When you're spending this much on a vehicle, another 1.5 percent for this excellent blue-and-brown setting seems like a bargain. The blue leather is soft to the touch, and the brown former-cow all across the dashboard (and door panels) has been treated for an imperfect "vintage" look. It's these sorts of unique approaches that buyers in this rarified air expect. The front seats themselves look aggressive, but are supremely comfortable, and include heat, ventilation, and massaging functions. There is no driver seat position that eliminates the chunky blind spots of the XM's design, however.

2023 bmw xm review

The synthetic suede lining the A-pillars is a nice touch as well, along with the choice brightwork, select ambient lighting, carbon fiber, and funky geometric pattern on the trim. (It's a bit of a nit-pick, but then why is the steering wheel plain black?)

Look up, and the XM eschews modern glass roofs for a geometric design all done in more faux-suede. It has its own ambient lighting, which animates with the M colors on start up. As a bit of passenger theater this headliner is up there.

2023 bmw xm review

With the X7 genes but no third row, the back-seat passengers have plenty of room to stretch out. And don't forget those throw pillows. The aggressive bolstering does limit their foldability, however, and that's of the manual variety to boot. Speaking of boots, there's 18.6 cubic feet (527 liters) of storage in that high, tapered tail. Turn the XM into a two-seater like the M1 and that space balloons to 64.2 cu ft (1,820 L).

Lots of tech, mostly good

2023 bmw xm review

The big curved display spanning the XM's pretty dashboard is generally excellent. Like other Bimmers sporting similar setups, the XM's infotainment is sharp, responsive, and incredibly customizable. Also like the others, there are multiple input methods, including the iDrive rotary controller. For someone who hates mucking up screens with fingerprints, this is the preferred approach—and yes, that includes the gesture-based volume control. Honestly, it's pretty smooth once you get used to it: the main problem is that the on-screen notification lags behind the actual volume adjustment itself. The voice assistant is also useful. There are still a handful of settings that require too many sub-menu dives, but by and large, iDrive 8.0 is solid.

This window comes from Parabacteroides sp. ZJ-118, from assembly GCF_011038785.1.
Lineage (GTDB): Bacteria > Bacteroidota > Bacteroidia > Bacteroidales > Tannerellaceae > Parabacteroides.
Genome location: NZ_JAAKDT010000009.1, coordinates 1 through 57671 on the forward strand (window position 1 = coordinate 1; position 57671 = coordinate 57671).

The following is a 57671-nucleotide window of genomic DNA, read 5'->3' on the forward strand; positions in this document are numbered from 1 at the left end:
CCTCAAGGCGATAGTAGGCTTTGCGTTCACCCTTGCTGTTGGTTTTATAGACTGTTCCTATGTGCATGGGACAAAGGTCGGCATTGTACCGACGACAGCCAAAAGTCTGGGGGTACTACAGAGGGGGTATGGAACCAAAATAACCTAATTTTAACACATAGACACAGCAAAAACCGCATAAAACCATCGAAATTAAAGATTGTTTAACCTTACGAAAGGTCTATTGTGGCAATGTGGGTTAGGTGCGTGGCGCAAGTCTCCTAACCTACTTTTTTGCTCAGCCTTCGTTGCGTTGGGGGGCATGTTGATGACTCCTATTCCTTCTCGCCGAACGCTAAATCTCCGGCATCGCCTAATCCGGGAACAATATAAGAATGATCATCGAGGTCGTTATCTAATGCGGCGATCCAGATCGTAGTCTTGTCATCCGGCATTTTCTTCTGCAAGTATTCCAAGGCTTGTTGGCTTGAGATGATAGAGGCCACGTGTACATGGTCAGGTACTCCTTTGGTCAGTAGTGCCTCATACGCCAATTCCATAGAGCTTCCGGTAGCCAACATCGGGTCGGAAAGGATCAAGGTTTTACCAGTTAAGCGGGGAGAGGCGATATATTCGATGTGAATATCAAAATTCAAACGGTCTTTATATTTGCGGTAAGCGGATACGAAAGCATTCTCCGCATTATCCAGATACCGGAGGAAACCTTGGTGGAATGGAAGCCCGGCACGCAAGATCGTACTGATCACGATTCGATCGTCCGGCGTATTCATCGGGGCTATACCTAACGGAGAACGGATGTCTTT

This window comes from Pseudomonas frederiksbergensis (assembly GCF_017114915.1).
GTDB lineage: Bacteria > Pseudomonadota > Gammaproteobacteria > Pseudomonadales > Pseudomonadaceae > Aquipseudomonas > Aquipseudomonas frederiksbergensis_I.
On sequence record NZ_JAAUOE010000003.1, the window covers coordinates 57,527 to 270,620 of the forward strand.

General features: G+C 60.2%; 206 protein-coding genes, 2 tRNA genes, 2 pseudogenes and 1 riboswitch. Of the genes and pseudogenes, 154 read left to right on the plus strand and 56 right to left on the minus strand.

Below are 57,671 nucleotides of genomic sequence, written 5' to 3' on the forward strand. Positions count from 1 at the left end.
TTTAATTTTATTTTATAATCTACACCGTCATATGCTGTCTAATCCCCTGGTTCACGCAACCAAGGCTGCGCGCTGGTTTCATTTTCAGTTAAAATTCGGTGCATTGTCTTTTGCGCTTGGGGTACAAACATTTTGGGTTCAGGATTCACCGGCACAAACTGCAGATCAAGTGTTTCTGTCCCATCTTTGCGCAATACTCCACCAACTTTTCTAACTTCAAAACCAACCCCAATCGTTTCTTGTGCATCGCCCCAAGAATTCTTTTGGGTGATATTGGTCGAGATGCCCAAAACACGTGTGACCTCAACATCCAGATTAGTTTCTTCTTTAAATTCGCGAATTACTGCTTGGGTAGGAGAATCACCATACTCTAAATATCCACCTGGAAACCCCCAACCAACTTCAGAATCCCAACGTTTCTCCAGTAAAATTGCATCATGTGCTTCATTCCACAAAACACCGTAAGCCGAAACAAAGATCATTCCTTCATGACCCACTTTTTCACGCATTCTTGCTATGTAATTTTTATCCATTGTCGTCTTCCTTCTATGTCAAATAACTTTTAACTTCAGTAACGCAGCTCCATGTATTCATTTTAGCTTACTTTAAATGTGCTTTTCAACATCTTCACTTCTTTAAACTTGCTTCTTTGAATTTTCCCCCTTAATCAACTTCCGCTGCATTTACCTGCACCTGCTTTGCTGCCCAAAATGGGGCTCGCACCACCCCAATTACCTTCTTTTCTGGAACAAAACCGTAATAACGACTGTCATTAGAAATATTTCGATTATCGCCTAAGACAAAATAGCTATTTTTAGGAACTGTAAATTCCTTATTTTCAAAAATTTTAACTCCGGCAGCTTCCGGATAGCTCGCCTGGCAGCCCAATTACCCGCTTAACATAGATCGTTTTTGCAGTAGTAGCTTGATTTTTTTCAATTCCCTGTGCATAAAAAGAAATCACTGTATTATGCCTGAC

Other kit includes a large head-up display, BMW's drive recorder, and a whole brigade of driver assists, including a very good adaptive cruise control system. The 360-degree camera is incredibly crisp, too. BMW still gets points for extending its heating and cooling features beyond just the seating surfaces. The heated armrests weren't super relevant here in summer, but the heated and cooled cupholders sure got a workout.

Dollars and sense

2023 bmw xm review

The XM starts at $159,995 ($222,480 CAD). From there the price swells further—and far quicker north of the border. The Deep Lagoon and Vintage Coffee interior ($2,500 / $4,900 CAD) is worth it; I'm not sure about the gold-tinged wheels, which are an extra-cost option in Canada (but not the US). Without the stock system to compare to, it's hard to say if the Bowers & Wilkins surround system is worth its $3,400 ($5,500 CAD) sticker, either.

Now that is serious money. More than more comfortable (and likely rarer) Alpina XB7. Comfortably less than a Mercedes-AMG G 63, which has almost become a new-money poster child at this point—and drives like a bus by comparison. The gauche Bentayga starts around here, too. You're still quite a ways shy of the Aston Martin DBX or Lamborghini Urus, however.

2023 bmw xm review

Is that jaw-dropping interior and plug-in powertrain worth the huge jump up from the other M SUVs? From a driving perspective—the perspective M used to be about—no. But I refer you back to the attention the XM garnered at the club district. That's what this beast is about.

Verdict: 2023 BMW XM Review

2023 bmw xm review

I can't shake the feeling the 2023 BMW XM has painted itself into a corner. Had M debuted this vehicle a couple years ago, to trumpet the age of the SUV and plug-in power, it no doubt would have still shocked, but it would have felt forward-thinking.

The thing is, it shares showroom space with the excellent iX. That electric SUV might look like two designs mashed up into one, but it is the future. The XM is undoubtedly sportier in appearance and drive, but it's trying to tackle two goals: be a Cayenne Turbo GT-beater, and a posh, do-it-for-the-'Gram alternative to the Range Rovers and G-wagens of the world. I'm not sure it does the former, and it's too soon to tell for the latter. But like the M1 did half a century ago, the XM is pushing BMW into new territory, and it's bringing something wholly different to take on the establishment.

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4.0L V8 Turbo w/ PHEV


644 hp, 590 lb-ft



US Fuel Economy (MPG / MPGe):

14 / 73

CAN Fuel Economy (L/100 km / Le/100 km):

17.2 / 5.1

Starting Price (USD):

$159,995 (inc. dest.)

As-Tested Price (USD):

$165,895 (inc. dest.)

Starting Price (CAD):

$222,480 (inc. dest.)

As-Tested Price (CAD):

$234,980 (inc. dest.)